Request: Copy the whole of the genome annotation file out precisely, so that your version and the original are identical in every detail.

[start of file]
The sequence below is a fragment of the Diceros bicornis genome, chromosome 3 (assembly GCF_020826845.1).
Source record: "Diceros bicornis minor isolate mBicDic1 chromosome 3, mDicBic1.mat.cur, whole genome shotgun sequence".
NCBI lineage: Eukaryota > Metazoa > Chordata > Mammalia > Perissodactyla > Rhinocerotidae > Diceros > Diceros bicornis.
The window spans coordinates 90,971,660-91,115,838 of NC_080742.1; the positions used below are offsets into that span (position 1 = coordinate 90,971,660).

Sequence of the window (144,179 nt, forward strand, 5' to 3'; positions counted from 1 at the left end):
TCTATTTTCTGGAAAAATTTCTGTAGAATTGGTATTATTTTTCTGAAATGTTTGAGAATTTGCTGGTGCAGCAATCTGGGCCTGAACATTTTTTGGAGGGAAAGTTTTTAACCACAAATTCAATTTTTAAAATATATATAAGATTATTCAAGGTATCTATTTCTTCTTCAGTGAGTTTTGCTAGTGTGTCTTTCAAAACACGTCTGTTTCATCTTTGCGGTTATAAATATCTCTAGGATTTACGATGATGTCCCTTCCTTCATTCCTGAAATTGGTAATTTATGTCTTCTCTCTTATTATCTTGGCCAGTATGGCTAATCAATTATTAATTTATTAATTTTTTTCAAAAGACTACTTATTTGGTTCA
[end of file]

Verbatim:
The sequence below is a fragment of the Diceros bicornis genome, chromosome 3 (assembly GCF_020826845.1).
Source record: "Diceros bicornis minor isolate mBicDic1 chromosome 3, mDicBic1.mat.cur, whole genome shotgun sequence".
NCBI lineage: Eukaryota > Metazoa > Chordata > Mammalia > Perissodactyla > Rhinocerotidae > Diceros > Diceros bicornis.
The window spans coordinates 90,971,660-91,115,838 of NC_080742.1; the positions used below are offsets into that span (position 1 = coordinate 90,971,660).

Sequence of the window (144,179 nt, forward strand, 5' to 3'; positions counted from 1 at the left end):
TCTATTTTCTGGAAAAATTTCTGTAGAATTGGTATTATTTTTCTGAAATGTTTGAGAATTTGCTGGTGCAGCAATCTGGGCCTGAACATTTTTTGGAGGGAAAGTTTTTAACCACAAATTCAATTTTTAAAATATATATAAGATTATTCAAGGTATCTATTTCTTCTTCAGTGAGTTTTGCTAGTGTGTCTTTCAAAACACGTCTGTTTCATCTTTGCGGTTATAAATATCTCTAGGATTTACGATGATGTCCCTTCCTTCATTCCTGAAATTGGTAATTTATGTCTTCTCTCTTATTATCTTGGCCAGTATGGCTAATCAATTATTAATTTATTAATTTTTTTCAAAAGACTACTTATTTGGTTCA